When it comes to shows that simply sneak up on you and manage to suck you in, This Is Us would be a show I never saw coming nor expected to simply fall in love with. As a show that is on network television, it stands toe to toe with the best that cable has to offer. But what is most surprising is that what sets this show apart from the rest of the pack isn’t a complex antihero or dragons; instead it is as simple as being a show that feels as real as anything I’ve seen on television in some time. As the title would suggest This Is Us is simply about a family and the struggles and successes that come day to day, though as many of you can understand and relate, there is nothing simple about life and the constant hurdles that are thrown at us on a day to day basis. I was hesitant last year when I watched the first season, but I was quickly moved by its characters and their stories. I was so impressed with that first season I wondered if it could maintain at that level for the second season. Well, after 18 episodes and plenty of tears, I’m here to say it didn’t maintain; instead, it exceeded what it did the first season.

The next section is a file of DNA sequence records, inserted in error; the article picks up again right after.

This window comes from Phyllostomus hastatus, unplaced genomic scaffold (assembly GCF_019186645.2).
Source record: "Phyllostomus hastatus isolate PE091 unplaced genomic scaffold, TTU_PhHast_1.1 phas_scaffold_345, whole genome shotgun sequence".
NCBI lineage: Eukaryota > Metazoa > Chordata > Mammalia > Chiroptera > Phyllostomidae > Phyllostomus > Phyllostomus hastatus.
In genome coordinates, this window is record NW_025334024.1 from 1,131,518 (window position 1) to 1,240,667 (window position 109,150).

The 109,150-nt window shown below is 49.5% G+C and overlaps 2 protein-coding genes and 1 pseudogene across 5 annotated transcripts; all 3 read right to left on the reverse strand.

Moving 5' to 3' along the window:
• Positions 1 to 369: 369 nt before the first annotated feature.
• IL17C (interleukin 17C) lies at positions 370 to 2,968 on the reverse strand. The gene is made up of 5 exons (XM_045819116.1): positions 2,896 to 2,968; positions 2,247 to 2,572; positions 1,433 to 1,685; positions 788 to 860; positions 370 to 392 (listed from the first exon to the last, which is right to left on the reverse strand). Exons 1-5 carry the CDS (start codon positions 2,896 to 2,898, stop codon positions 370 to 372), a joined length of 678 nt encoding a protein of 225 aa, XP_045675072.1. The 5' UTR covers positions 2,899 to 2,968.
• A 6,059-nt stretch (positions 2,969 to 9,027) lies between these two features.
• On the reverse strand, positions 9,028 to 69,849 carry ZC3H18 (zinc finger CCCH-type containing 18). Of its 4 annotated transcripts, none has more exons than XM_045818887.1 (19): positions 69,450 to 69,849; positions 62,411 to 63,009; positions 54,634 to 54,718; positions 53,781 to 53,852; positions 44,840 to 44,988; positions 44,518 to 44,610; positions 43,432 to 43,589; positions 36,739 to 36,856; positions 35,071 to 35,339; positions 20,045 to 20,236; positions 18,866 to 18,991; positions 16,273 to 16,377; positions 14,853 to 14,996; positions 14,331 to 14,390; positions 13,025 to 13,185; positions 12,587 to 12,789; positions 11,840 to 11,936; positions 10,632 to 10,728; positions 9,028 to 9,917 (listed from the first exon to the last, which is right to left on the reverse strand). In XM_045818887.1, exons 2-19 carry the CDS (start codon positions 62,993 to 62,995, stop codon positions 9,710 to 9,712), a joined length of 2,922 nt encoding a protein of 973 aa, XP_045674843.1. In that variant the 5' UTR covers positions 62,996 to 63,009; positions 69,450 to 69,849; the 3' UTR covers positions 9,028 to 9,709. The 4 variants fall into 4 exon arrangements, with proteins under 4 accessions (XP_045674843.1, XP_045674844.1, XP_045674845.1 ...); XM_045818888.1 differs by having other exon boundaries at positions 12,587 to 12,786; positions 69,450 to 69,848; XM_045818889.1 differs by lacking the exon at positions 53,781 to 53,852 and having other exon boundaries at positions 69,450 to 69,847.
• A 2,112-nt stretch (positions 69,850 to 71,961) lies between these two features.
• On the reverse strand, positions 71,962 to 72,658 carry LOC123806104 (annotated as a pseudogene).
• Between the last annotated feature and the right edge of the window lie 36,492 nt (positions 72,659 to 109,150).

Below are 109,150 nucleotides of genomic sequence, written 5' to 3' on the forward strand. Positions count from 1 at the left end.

Dan Fogelman (Crazy, Stupid, Love) has created a show about the Pearsons, Jack (Milo Ventimiglia) and Rebecca (Mandy Moore), as they go about their journey raising their three kids, who all happen to share the same birthday with their father. This season we start off with the siblings turning 37. There is Kate (Chrissy Metz), who is continuing to follow her interest in singing as well as being with her fiancée Toby (Chris Sullivan), Kevin (Justin Hartley), who is working his way to becoming a serious actor in film, and then we have Randall (Sterling K. Brown), who this season is working on bringing in a new member of the family.
Through Season Two we continue to have the altered timelines where the show constantly will flashback to when Kate, Kevin and Randall were kids, and just like before, these flashbacks are not always good ones. Season One did a good job at flirting around the topic of their dad’s death; this season we get some answers to that as well as some other emotionally devastating news. The episode we see this unfold is on the back half of the season in episode 14, “Super Bowl Sunday’. This is one of the great episodes, but don’t say I didn’t warn you that it’s going to be an emotional one.